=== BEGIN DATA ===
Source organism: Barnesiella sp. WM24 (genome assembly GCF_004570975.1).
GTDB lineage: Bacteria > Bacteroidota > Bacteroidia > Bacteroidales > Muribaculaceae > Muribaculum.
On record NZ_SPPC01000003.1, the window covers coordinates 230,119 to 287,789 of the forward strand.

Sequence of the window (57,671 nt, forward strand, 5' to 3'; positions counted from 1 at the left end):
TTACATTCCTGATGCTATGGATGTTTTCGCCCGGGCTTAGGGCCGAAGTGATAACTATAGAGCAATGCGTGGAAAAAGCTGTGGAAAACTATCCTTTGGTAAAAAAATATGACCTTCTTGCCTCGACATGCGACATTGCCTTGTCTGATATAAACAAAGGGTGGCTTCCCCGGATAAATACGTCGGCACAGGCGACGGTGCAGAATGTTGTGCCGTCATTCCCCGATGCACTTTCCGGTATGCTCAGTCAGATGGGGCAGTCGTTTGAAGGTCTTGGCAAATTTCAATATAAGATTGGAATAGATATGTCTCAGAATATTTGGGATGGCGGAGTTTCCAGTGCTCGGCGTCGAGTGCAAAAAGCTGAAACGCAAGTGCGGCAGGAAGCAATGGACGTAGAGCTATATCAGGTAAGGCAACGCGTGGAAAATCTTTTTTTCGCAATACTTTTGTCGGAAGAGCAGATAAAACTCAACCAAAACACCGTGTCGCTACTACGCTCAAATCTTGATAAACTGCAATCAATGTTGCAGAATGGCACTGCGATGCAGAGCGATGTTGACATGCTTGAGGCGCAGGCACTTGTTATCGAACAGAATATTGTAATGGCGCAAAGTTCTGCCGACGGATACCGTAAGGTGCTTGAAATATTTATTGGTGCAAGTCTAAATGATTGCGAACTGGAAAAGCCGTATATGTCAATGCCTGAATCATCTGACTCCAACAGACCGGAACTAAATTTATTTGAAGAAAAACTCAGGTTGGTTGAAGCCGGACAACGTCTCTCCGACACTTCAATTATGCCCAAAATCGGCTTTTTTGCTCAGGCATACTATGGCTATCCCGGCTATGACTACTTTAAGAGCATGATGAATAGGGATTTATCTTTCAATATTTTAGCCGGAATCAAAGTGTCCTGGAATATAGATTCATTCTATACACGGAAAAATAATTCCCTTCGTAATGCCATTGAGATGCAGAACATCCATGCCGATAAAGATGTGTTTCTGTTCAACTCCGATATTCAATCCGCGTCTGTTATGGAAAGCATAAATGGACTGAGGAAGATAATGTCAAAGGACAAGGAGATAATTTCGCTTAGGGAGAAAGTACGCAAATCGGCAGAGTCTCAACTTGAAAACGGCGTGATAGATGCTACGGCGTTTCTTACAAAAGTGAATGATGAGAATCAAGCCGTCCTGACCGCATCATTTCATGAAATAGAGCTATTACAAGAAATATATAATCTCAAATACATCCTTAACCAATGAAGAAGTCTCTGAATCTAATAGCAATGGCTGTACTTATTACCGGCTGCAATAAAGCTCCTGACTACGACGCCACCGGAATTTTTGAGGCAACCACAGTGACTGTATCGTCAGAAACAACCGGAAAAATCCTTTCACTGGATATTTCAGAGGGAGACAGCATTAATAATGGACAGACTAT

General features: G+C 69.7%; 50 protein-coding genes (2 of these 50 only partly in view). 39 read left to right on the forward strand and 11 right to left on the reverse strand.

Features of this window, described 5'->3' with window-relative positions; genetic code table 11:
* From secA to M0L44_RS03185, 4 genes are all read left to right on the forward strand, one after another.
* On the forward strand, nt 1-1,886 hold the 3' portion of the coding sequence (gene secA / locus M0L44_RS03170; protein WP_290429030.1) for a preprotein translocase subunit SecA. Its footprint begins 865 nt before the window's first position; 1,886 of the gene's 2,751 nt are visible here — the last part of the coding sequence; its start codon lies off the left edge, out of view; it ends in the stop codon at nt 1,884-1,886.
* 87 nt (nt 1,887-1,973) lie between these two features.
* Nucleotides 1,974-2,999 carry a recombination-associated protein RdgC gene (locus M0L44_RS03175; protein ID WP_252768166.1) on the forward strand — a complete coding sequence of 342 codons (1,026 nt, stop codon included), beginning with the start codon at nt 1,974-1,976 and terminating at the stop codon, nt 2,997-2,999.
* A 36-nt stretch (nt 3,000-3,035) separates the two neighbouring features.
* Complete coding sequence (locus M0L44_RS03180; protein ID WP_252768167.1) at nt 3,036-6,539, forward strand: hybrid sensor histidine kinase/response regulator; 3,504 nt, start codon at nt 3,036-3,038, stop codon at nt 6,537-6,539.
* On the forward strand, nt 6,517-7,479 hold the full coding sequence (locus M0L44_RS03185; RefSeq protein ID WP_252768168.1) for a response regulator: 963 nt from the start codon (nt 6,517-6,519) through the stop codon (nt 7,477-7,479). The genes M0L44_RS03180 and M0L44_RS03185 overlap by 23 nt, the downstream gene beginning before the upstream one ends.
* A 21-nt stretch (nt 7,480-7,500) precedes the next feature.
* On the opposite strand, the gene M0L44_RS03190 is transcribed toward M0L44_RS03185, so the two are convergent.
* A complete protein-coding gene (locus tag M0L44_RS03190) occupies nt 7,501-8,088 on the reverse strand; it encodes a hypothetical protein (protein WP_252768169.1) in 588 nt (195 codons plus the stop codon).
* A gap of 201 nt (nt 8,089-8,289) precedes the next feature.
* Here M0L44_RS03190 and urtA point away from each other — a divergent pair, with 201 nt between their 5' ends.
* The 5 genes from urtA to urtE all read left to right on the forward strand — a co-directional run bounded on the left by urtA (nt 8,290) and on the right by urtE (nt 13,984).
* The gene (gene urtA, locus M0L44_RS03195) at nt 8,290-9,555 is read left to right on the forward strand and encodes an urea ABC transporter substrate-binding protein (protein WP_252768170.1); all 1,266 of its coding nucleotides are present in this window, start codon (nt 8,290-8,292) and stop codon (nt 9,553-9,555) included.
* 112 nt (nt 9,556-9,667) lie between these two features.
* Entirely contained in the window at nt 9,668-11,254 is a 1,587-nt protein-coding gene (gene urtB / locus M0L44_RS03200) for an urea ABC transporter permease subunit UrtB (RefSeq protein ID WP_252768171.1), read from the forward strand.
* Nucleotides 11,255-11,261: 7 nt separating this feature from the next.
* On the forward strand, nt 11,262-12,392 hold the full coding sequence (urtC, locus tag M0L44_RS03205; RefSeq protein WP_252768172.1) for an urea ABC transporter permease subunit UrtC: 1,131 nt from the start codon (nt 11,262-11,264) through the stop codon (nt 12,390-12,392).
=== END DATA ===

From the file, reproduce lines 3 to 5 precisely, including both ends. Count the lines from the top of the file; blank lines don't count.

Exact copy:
On record NZ_SPPC01000003.1, the window covers coordinates 230,119 to 287,789 of the forward strand.

Sequence of the window (57,671 nt, forward strand, 5' to 3'; positions counted from 1 at the left end):
TTACATTCCTGATGCTATGGATGTTTTCGCCCGGGCTTAGGGCCGAAGTGATAACTATAGAGCAATGCGTGGAAAAAGCTGTGGAAAACTATCCTTTGGTAAAAAAATATGACCTTCTTGCCTCGACATGCGACATTGCCTTGTCTGATATAAACAAAGGGTGGCTTCCCCGGATAAATACGTCGGCACAGGCGACGGTGCAGAATGTTGTGCCGTCATTCCCCGATGCACTTTCCGGTATGCTCAGTCAGATGGGGCAGTCGTTTGAAGGTCTTGGCAAATTTCAATATAAGATTGGAATAGATATGTCTCAGAATATTTGGGATGGCGGAGTTTCCAGTGCTCGGCGTCGAGTGCAAAAAGCTGAAACGCAAGTGCGGCAGGAAGCAATGGACGTAGAGCTATATCAGGTAAGGCAACGCGTGGAAAATCTTTTTTTCGCAATACTTTTGTCGGAAGAGCAGATAAAACTCAACCAAAACACCGTGTCGCTACTACGCTCAAATCTTGATAAACTGCAATCAATGTTGCAGAATGGCACTGCGATGCAGAGCGATGTTGACATGCTTGAGGCGCAGGCACTTGTTATCGAACAGAATATTGTAATGGCGCAAAGTTCTGCCGACGGATACCGTAAGGTGCTTGAAATATTTATTGGTGCAAGTCTAAATGATTGCGAACTGGAAAAGCCGTATATGTCAATGCCTGAATCATCTGACTCCAACAGACCGGAACTAAATTTATTTGAAGAAAAACTCAGGTTGGTTGAAGCCGGACAACGTCTCTCCGACACTTCAATTATGCCCAAAATCGGCTTTTTTGCTCAGGCATACTATGGCTATCCCGGCTATGACTACTTTAAGAGCATGATGAATAGGGATTTATCTTTCAATATTTTAGCCGGAATCAAAGTGTCCTGGAATATAGATTCATTCTATACACGGAAAAATAATTCCCTTCGTAATGCCATTGAGATGCAGAACATCCATGCCGATAAAGATGTGTTTCTGTTCAACTCCGATATTCAATCCGCGTCTGTTATGGAAAGCATAAATGGACTGAGGAAGATAATGTCAAAGGACAAGGAGATAATTTCGCTTAGGGAGAAAGTACGCAAATCGGCAGAGTCTCAACTTGAAAACGGCGTGATAGATGCTACGGCGTTTCTTACAAAAGTGAATGATGAGAATCAAGCCGTCCTGACCGCATCATTTCATGAAATAGAGCTATTACAAGAAATATATAATCTCAAATACATCCTTAACCAATGAAGAAGTCTCTGAATCTAATAGCAATGGCTGTACTTATTACCGGCTGCAATAAAGCTCCTGACTACGACGCCACCGGAATTTTTGAGGCAACCACAGTGACTGTATCGTCAGAAACAACCGGAAAAATCCTTTCACTGGATATTTCAGAGGGAGACAGCATTAATAATGGACAGACTAT